According to the World Wildlife Federation (WWF), there are only 3,900 wild tigers left in the world and since the beginning of the 20th century, 95 per cent of the world's wild tiger population has disappeared.
July 29 is celebrated as Global Tiger Day or International Tiger Day to raise awareness for tiger conservation every year. It was created in 2010 at the Saint Petersburg Tiger Summit.
The goal of Global Tiger Day is to promote a worldwide system for protecting the national habitats of tigers and raise public awareness regarding tiger conservation issues.
The International Tiger Day was established in 2010 in Russia to raise awareness about the declining tiger population around the world. A declaration was made that the tiger populated countries had vowed to double the tiger population by 2020.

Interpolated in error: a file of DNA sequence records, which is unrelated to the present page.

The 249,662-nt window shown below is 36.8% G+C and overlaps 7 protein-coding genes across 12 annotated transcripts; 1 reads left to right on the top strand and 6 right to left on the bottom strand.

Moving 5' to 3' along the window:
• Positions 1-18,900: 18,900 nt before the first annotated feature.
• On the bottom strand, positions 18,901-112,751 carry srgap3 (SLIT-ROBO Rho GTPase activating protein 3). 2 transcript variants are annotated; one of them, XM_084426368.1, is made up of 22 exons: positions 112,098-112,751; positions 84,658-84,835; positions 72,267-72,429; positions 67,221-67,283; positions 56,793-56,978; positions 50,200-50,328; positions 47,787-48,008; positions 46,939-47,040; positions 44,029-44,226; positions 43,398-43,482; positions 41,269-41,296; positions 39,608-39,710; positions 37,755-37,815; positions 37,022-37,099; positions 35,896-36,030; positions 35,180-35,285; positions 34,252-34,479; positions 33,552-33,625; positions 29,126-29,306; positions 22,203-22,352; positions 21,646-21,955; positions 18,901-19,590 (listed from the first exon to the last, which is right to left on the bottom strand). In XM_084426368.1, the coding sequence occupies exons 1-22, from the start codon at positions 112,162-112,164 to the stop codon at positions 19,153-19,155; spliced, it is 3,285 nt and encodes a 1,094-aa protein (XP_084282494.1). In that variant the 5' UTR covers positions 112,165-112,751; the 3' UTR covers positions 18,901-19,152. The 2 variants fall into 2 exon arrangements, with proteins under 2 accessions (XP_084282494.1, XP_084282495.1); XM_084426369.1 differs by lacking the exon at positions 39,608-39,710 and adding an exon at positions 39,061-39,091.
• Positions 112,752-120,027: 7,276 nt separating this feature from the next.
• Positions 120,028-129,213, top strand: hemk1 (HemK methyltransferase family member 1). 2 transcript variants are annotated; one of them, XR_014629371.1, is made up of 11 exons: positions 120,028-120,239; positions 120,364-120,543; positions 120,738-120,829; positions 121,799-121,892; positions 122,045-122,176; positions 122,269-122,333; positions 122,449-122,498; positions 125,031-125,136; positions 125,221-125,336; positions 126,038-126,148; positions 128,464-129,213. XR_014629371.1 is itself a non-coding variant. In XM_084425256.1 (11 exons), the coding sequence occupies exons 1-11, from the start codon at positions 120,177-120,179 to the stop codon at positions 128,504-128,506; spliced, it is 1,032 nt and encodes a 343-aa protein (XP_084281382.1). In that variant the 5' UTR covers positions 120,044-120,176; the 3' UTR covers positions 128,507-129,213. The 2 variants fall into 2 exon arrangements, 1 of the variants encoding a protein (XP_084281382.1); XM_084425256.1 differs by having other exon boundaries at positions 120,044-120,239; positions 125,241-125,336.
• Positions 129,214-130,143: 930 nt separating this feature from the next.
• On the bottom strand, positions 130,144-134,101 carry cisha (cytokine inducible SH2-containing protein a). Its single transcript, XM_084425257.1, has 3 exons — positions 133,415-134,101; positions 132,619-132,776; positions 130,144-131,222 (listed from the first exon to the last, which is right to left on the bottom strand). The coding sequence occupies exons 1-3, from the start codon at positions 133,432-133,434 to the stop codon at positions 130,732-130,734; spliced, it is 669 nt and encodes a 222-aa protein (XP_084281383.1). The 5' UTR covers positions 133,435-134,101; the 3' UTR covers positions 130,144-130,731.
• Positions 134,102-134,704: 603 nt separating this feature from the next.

Notably, the tiger range countries include Bangladesh, Bhutan, Cambodia, China, India, Indonesia, Laos, Malaysia, Myanmar, Nepal, Russia, Thailand and Vietnam.
Notably, the Bali tiger, the Javan Tiger and the Caspian tiger have all gone extinct in the last 100 years.
An iconic species on the brink of extinction, tiger conservation attempts to prevent the big cat from totally disappearing from the world and instead make a comeback.